The result is plotted in Figure 13, for the 35 most lopsided galaxies which are at an inclination of < 70°. Surprisingly, this does not show a correlation between the lopsided amplitude and the strength of the tidal parameter. In particular it is hard to explain the galaxies with high A1 and low tidal parameter (in the top l.h.s. of this figure) in the tidal picture. On the other hand, this still does not rule out tidal encounters as the origin for lopsidedness if it is long-lived, or if it arises due to a satellite merger (Walker et al 1996, Bournaud et al. 2005b).

Figure 13

Figure 13. Plot of A1 vs. tidal parameter for the 35 strongly lopsided galaxies in the OSU sample (taken from Bournaud et al. 2005b). There is no correlation between these quantities, in particular the isolated galaxies with high A1 (top l.h.s. corner of this plot) cannot be explained by a recent tidal interaction.

In order to check the typical values of lopsided amplitudes generated in tidal encounters and satellite accretion, N-body simulations for a number of encounters and satellite mergers were studied. They included the tidal encounters between nearly equal-mass galaxies (up to the ratio of 4:1) and mergers of small-mass galaxies (in the ratio of 5:1-20:1) (Bournaud et al. 2005b). It was found that tidal interactions can indeed generate a fairly large amplitude similar to or higher than the average value of ~ 0.1. However, the amplitude then drops rapidly and hence can be seen only for < 2 Gyr. A typical example of an encounter between a 2:1 mass ratio is shown in Figure 14. Thus tidal encounters cannot explain the high amplitude of lopsidedness seen in several isolated galaxies such as NGC 1637, although it could arise due to a recent satellite accretion. While a satellite accretion of mass ratio 7:1-10:1 can result in a strong lopsidedness, it can also thicken the disk more than is observed (Bournaud, Combes, & Jog 2004, Bournaud et al. 2005a). The thickening of disks can set a limit on the rate of satellite mergers (Toth & Ostriker 1992). It needs to be checked if a small-mass satellite falling onto a galactic disk can generate the right amplitude distribution of lopsidedness without thickening the disk, and further if there exist satellites in sufficient numbers to fall in at a steady rate to repeatedly generate lopsidedness as required by the observed high fraction of lopsided galaxies.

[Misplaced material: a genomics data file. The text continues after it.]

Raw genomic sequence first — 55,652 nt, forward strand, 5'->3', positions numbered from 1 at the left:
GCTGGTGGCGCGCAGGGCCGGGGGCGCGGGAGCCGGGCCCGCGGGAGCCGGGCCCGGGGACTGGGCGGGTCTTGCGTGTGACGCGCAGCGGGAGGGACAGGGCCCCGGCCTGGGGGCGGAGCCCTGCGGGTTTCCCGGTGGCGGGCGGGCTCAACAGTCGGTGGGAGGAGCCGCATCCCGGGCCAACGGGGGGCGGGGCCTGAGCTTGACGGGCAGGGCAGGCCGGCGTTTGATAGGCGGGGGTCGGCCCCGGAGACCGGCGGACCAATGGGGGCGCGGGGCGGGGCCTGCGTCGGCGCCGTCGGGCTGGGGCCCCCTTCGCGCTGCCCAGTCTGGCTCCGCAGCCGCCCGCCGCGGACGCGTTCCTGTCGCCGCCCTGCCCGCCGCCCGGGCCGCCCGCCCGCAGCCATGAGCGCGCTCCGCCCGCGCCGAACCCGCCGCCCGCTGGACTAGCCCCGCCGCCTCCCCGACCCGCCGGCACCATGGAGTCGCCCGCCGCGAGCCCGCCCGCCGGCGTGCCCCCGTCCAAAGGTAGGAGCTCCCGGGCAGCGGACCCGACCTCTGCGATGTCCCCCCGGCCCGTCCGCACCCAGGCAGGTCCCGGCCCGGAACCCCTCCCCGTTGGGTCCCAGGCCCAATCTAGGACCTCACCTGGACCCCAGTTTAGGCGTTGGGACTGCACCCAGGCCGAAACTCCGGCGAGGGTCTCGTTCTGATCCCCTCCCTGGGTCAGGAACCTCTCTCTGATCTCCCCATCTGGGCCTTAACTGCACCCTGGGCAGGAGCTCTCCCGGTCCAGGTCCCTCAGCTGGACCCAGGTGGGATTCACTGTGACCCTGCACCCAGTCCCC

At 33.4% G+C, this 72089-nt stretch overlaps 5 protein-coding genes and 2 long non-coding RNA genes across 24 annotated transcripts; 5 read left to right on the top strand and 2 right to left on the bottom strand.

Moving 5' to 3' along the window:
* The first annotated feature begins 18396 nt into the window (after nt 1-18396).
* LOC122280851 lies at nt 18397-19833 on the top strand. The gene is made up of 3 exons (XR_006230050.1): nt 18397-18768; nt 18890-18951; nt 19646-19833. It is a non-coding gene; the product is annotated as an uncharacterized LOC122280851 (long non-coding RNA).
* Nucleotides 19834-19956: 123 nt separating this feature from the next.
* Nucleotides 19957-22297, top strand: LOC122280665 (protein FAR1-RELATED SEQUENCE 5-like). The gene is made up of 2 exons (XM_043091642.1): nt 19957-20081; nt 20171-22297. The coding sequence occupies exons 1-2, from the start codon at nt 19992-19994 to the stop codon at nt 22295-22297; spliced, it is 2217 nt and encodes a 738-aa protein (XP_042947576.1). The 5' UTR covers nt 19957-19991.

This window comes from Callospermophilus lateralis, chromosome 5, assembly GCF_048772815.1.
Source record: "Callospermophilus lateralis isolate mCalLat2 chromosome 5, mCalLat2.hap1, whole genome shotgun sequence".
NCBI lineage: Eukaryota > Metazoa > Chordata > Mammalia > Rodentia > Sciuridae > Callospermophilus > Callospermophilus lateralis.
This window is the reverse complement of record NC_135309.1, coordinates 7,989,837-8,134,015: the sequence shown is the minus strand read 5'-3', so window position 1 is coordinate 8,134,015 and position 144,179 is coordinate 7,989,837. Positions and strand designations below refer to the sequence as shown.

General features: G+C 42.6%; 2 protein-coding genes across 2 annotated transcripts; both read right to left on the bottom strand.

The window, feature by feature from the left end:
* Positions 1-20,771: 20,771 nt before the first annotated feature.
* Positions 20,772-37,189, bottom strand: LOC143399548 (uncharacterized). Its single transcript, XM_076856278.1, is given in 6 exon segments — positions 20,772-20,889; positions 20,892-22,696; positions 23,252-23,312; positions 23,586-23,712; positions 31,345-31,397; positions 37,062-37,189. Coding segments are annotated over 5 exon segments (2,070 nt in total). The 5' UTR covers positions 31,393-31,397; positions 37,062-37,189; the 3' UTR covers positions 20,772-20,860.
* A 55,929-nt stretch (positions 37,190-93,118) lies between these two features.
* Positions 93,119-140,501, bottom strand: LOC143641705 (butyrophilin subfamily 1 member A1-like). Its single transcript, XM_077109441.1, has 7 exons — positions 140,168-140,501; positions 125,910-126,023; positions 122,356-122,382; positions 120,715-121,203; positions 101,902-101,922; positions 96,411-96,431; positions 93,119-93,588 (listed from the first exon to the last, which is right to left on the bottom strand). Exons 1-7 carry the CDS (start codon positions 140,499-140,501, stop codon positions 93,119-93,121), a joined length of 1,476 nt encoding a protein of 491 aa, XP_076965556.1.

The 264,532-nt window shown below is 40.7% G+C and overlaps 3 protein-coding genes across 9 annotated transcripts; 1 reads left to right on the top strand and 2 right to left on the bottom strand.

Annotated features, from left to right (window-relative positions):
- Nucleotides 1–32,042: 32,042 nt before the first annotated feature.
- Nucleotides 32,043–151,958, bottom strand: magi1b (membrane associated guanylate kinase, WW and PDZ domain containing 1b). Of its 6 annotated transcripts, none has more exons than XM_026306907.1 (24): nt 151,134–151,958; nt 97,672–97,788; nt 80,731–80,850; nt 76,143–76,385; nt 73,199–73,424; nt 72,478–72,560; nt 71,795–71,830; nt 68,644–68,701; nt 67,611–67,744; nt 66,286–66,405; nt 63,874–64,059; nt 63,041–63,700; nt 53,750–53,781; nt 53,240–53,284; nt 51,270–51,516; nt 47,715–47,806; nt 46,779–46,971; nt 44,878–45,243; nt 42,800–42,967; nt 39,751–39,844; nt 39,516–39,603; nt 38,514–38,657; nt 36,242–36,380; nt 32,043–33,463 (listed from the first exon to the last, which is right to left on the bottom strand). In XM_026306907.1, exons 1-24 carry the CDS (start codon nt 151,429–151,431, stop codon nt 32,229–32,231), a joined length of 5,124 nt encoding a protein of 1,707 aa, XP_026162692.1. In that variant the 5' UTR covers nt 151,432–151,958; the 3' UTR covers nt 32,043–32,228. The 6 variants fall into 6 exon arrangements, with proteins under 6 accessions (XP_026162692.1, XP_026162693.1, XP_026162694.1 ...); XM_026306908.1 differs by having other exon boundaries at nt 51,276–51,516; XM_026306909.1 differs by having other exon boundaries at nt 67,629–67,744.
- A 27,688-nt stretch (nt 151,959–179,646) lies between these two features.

Figure 14

Figure 14. Plot of A1 vs. time in the middle radial range of 1.5-2.5 disk scalelengths, generated in a distant interaction between galaxies of mass ratio 2:1 (taken from Bournaud et al. 2005b). The peak value of A1 is large ~ 0.2, higher than the average value seen in the OSU field galaxies sample, but it drops rapidly to 0.05 in a few Gyr. The lower panel shows the same in terms of Q1, the cumulative potential from the disk.